Bye. House appoints Philadelphia District Attorney Larry Krasner by 107-85 majority: Here’s how everyone voted

The House voted to remove Philadelphia District Attorney Larry Krasner on Wednesday by a vote of 107 to 85, largely along party lines.

Three Democrats from Philadelphia – Reps. Ed Neilson, Kevin Boyle and Amen Brown – were on vacation during the vote so were unable to speak. Below is a list showing exactly who voted for and against impeachment.

The Pennsylvania Senate now has the opportunity to hold a Krasner impeachment trial, although it would have to extend the session. The last scheduled working day of the chamber was Tuesday, November 15.

Removing the district attorney from office would require a two-thirds majority vote, which could occur if five Democrats voted for a unified bloc of Republicans.

If the Senate holds off, the articles of impeachment would have to be passed again by the House, a prospect that is less certain if the chamber falls to Democratic control – which House Democrats say is likely.

No Democrat crossed the aisle to support the largely Republican-led measure, and Republican Mike Puskaric of Allegheny County was the only GOP member to vote against the measure.

The resolution adopted was changed to add five recent articles of impeachment except for the first two articles introduced by Philadelphia Rep. Martina White.

Including the additions, the articles of impeachment approved were as follows:

Article 1 (original)

Claiming that Krasner’s prior firing of more than 30 assistant district attorneys, his hiring of younger, less experienced attorneys, and his criminal justice reform agenda constitute “misconduct in office” because they have “significantly contributed to the rise in crime in the city Philadelphia … and betrayed the trust of the citizens of Philadelphia and the Commonwealth.”

Article 2 (original)

Pointing to Krasner’s refusal to respond to the special committee’s subpoena, which – Krasner’s lawyers say resulted from the illegality of the request.

Article 3 (recent)

Drawing attention to Krasner’s untruthfulness in attempting to overturn the death sentence imposed on the defendant in the 1984 case of Robert Wharton v. Donald T. Vaughn, where his office said contacted the victim, but apparently this did not happen.

Article 4 (recent)

Krasner’s allegation of misconduct in the 2017 case Commonwealth v. Pownall – a former PPD officer who shot and killed civilian David Jones while on duty. All charges against Pownall they were released in October after the judge criticized Krasner’s handling of the grand jury’s pretrial hearing.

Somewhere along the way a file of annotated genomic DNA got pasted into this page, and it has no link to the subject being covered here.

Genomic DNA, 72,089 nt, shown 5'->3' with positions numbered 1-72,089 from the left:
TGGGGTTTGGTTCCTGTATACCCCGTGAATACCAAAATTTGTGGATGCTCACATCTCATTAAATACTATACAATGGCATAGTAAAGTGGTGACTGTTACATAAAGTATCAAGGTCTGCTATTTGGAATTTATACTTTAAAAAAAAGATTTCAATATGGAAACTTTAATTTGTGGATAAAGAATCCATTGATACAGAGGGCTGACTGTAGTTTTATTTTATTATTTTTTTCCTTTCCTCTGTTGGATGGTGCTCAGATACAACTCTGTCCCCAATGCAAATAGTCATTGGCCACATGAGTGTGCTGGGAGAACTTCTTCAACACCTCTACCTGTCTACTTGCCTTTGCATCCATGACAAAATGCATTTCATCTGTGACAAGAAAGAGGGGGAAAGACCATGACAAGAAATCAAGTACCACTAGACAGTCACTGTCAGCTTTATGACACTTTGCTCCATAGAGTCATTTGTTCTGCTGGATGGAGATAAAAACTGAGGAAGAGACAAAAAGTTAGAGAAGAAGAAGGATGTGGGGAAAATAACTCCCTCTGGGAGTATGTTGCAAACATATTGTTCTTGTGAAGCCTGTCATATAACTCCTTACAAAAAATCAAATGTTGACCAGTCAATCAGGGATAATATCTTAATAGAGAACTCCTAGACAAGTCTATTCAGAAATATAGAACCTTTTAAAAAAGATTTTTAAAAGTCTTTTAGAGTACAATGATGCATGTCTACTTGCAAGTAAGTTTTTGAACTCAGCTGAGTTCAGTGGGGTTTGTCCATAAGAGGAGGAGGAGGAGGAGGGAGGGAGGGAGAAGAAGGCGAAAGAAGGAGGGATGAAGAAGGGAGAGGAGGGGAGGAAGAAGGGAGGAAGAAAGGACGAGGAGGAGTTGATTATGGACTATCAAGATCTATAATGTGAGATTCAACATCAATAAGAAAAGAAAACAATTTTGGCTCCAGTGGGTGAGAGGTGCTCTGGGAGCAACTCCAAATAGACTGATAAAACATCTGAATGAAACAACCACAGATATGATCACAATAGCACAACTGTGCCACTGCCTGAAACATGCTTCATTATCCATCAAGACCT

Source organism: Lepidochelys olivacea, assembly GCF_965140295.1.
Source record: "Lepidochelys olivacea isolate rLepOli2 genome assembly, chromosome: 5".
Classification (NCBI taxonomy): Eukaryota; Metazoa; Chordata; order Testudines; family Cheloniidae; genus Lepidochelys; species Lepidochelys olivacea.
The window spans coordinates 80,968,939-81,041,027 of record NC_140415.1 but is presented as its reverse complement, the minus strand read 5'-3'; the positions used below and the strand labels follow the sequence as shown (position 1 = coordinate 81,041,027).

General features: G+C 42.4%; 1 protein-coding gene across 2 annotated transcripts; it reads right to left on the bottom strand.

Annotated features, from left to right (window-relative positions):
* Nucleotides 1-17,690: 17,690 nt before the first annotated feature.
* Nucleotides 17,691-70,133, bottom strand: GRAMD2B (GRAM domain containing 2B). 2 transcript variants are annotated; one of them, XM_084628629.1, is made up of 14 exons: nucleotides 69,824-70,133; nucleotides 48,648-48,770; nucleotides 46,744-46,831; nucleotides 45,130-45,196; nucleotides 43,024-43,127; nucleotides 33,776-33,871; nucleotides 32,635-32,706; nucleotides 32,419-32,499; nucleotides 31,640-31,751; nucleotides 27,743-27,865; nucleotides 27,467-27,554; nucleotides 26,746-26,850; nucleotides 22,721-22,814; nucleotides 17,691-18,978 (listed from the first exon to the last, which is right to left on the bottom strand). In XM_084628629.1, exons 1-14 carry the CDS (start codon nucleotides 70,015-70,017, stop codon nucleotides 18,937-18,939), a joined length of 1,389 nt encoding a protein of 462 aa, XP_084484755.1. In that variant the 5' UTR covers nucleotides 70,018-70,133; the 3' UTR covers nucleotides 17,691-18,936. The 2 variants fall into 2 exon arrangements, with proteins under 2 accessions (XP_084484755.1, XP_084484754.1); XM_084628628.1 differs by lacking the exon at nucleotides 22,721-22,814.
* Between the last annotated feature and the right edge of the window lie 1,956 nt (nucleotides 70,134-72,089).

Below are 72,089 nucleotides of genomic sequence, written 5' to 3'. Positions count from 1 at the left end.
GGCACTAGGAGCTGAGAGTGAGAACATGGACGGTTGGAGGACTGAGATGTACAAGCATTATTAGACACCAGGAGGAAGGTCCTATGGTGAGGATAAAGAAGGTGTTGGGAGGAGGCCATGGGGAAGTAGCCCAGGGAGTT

Article 5 (recent)

Implying Krasner’s testimony before the Pa. Supreme Court was incorrect. during a hearing on whether it was appropriate for him to represent the prosecution in the ongoing Mumia Abu-Jamal case. Maureen Faulkner, widow of deceased PPD officer Daniel Faulkner, was intended to distract Krasner from the case due to a “conflict of interest”.

Krasner testified that he never represented the “organization” that participated in Abu-Jamal’s decades-long defense campaign. The article said he neglected to mention he represented “at least one pro-Mum activist” and called it a “partial and misleading disclosure” that violated state law. Krasner was never censured for this testimony or by the Supreme Court consented to his involvement in this case. This is the first such accusation a few minutes before the vote in the House.

Article 6 (recent)

Claim that Krasner “repeatedly infringed” Crime Victims Act by “failing to contact victims in a timely manner, intentionally misleading victims or disregarding victim input, and treating victims with contempt and lack of respect.”

Article 7 (recent)

I say Krasner charging rules on issues including “prostitution, theft and drug crimes” violates the Legislature’s authority because they are illegal under state law. It alleges that District Attorney Krasner’s “de facto legalization of prostitution has had a devastating impact on women who are victims of sex trafficking and on the communities in which they are victims of sex trafficking.”

Before the vote, Rep. Torren Ecker, a Republican who served on the committee that met to investigate (but never recommend) Krasner’s impeachment, spoke about the importance of “any misconduct in office” being part of state impeachment rules.

Drawing on the precedent set by the impeachment of Supreme Court Justice Pa. Rolf Larsen in 1994, Ecker emphasized that the expression “may encompass both criminal and other conduct.”

Democratic Rep. Joe Hoehnstein argued that the recent articles of impeachment did not represent “improper and corrupt” behavior as outlined in the 1994 case.

Representatives on both sides of the debate heatedly debated impeachment for more than an hour before finally taking a vote.

Here is the final balance:

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